Friday, September 22, 2006

Education Opportunity

From -- Yale University said on Wednesday it will offer digital videos of some courses on the Internet for free, along with transcripts in several languages, in an effort to make the elite private school more accessible.

While Princeton University, Massachusetts Institute of Technology and others already offer course material online without charge, Yale is the first to focus on free video lectures, the New Haven, Connecticut-based school said.

The 18-month pilot project will provide videos, syllabi and transcripts for seven courses beginning in the 2007 academic year. They include "Introduction to the Old Testament," "Fundamentals of Physics" and "Introduction to Political Philosophy."

The courses cannot be counted toward a Yale degree, and educators say they are no substitute for actual teaching.

Students at Yale -- one of the nation's most exclusive schools and the alma mater of U.S. President George W. Bush -- can be expected to spend nearly $46,000 for this year's tuition, room and board.

"This is a wonderful opportunity for us to share a vital and central part of the Yale experience with those who, for whatever reason, are not in a position to pursue a Yale education at first hand," Yale President Richard Levin said in a written statement.

The project is funded by a $755,000 grant from the William and Flora Hewlett Foundation.

from Yale's website:
Yale University is producing digital videos of selected undergraduate courses that it will make available for free on the Internet through a grant from the William and Flora Hewlett Foundation.

The Open Educational Resources Video Lecture Project has received $755,000 for an 18-month pilot phase. The project will create multidimensional packages—including full transcripts in several languages, syllabi, and other course materials—for seven courses and design a web interface for these materials, to be launched in the fall of 2007. If the venture proves successful, Yale hopes to significantly expand its online offerings over the next few years. The new venture joins a growing number of university-based initiatives that use the Internet to make educational materials widely available.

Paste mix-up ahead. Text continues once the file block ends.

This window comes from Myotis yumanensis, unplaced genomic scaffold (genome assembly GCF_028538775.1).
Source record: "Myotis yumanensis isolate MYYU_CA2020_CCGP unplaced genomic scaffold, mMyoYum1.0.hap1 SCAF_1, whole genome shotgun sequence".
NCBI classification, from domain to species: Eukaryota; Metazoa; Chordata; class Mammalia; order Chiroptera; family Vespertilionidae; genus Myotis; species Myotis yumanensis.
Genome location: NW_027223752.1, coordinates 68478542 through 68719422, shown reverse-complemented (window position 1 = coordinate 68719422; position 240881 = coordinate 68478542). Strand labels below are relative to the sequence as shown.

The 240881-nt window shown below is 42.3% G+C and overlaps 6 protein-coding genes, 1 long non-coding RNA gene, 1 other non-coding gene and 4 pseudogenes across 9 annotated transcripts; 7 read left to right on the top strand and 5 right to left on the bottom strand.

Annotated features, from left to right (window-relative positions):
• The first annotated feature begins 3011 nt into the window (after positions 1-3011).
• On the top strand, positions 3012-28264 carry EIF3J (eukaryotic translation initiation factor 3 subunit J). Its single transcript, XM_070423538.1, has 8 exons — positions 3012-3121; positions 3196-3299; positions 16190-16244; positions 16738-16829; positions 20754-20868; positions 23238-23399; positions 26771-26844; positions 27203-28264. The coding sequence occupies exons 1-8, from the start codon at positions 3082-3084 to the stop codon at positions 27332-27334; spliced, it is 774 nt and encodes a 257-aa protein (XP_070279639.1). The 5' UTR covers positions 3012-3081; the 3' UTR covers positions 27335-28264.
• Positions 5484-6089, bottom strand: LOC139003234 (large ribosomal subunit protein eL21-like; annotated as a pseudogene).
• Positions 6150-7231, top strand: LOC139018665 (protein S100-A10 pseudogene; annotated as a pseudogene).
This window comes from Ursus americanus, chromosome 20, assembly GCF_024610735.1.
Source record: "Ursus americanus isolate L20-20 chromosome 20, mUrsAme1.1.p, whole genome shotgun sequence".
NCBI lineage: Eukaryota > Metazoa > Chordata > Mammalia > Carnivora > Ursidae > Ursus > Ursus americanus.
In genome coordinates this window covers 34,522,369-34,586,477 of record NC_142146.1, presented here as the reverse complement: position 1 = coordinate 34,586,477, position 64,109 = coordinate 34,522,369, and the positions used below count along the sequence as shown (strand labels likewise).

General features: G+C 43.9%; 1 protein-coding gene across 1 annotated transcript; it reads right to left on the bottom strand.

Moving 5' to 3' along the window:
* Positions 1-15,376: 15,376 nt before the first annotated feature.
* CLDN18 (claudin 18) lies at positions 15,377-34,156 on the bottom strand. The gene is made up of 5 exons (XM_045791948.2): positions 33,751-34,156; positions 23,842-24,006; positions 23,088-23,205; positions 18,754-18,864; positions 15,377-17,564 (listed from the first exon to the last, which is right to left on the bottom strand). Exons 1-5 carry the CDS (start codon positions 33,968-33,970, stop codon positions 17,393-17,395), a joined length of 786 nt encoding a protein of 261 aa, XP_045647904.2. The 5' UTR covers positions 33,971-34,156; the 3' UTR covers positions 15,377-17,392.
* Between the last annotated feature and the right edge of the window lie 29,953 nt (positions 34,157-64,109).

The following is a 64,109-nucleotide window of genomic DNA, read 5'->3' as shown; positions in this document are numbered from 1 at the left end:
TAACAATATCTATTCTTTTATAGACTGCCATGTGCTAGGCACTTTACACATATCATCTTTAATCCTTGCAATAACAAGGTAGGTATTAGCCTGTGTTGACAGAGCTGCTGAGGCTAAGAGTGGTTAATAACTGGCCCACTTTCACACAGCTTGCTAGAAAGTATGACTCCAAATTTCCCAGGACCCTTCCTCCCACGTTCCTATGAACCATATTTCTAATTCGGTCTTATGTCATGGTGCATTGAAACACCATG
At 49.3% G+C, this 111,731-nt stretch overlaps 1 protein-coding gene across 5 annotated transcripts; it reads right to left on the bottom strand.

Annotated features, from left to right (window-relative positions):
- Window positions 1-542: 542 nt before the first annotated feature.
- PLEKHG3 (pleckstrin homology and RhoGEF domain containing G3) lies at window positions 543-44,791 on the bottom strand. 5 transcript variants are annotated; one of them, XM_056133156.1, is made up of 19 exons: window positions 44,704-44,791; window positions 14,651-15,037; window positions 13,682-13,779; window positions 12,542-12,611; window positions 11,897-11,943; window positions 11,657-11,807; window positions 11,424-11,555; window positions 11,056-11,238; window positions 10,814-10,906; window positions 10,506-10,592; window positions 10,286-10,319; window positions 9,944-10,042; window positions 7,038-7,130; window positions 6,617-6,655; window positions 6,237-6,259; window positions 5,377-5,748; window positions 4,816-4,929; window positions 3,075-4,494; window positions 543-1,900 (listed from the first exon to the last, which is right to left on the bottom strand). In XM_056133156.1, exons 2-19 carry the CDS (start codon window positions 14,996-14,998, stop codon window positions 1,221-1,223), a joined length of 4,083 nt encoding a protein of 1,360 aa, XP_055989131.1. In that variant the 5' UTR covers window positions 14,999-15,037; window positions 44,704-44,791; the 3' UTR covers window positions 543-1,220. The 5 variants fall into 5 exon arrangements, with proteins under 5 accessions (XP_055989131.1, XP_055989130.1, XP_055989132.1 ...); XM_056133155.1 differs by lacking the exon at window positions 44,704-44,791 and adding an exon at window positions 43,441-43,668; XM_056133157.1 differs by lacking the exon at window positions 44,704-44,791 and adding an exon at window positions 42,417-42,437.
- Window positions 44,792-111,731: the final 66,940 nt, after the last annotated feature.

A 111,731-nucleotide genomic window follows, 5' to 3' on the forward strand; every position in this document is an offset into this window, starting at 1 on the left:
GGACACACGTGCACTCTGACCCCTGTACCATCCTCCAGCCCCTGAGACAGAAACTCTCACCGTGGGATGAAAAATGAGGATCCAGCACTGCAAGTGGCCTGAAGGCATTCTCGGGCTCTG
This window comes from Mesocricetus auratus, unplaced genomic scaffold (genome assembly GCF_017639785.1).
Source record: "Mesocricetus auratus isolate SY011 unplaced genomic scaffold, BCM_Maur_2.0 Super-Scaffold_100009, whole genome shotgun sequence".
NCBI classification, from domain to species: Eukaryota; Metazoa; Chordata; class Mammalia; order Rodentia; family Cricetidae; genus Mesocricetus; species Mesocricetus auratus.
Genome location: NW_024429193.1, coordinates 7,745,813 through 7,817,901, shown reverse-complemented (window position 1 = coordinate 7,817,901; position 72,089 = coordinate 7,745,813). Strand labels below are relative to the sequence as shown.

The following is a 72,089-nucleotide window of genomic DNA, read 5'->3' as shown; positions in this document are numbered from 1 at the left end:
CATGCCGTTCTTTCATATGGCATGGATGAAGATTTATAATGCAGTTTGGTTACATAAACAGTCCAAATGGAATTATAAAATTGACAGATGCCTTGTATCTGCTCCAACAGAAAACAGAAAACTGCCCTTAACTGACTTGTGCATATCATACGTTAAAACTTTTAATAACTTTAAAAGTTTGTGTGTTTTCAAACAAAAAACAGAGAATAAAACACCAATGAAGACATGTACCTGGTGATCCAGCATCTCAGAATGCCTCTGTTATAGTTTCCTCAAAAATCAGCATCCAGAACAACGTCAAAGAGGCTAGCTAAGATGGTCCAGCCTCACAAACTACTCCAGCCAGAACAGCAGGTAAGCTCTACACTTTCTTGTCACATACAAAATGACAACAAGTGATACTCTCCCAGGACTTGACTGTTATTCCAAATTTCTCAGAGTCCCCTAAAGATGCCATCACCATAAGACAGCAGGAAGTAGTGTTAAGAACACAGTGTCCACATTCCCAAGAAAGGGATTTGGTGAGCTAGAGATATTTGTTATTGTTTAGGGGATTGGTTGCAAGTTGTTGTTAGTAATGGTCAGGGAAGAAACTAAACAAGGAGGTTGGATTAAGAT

“This is a wonderful opportunity for us to share a vital and central part of the Yale experience with those who, for whatever reason, are not in a position to pursue a Yale education at first hand,” said Yale University President Richard C. Levin.

“This exciting new venture is part of thinking more globally about the University and its reach beyond the walls of Yale,” said Diana E. E. Kleiner, Dunham Professor of the History of Art and Classics, who is directing the project.

“The Hewlett Foundation is committed to making high-quality educational content and tools freely available on the web by partnering with leading universities, said Marshall Smith, director of the Hewlett Foundation’s Education Program. “Yale’s commitment to open educational resources is a very important contribution to this goal.” Detailed information on the Yale project and others supported by Hewlett’s Open Educational Resources Initiative is on the Foundation’s web site.

While MIT’s OpenCourseWare model has been widely emulated, Yale will be the first university to tap the potential of digital video by combining course architecture with essentially complete sets of lectures from these courses, as presented by its faculty.

To create the online offerings that will introduce and test this new approach, Yale will draw on its recognized excellence in teaching across the full spectrum of liberal arts disciplines. Some of Yale’s most distinguished scholars are taking part. The three courses being taped this fall are:

Introduction to the Old Testament, with Christine Hayes, Robert F. and Patricia Ross Weis Professor of Religious Studies;
Fundamentals of Physics, with Ramamurti Shankar, John Randolph Huffman Professor and Chair of Physics;
Introduction to Political Philosophy, with Steven Smith, Alfred Cowles Professor of Political Science.
Those whose courses are slated for taping next spring include Charles Bailyn, Thomas E. Donnelley Professor of Astronomy; Paul Bloom, Professor of Psychology; and Langdon Hammer, Professor and Chair of English.
Handling the technical aspects of the project will be Yale’s Center for Media Initiatives.

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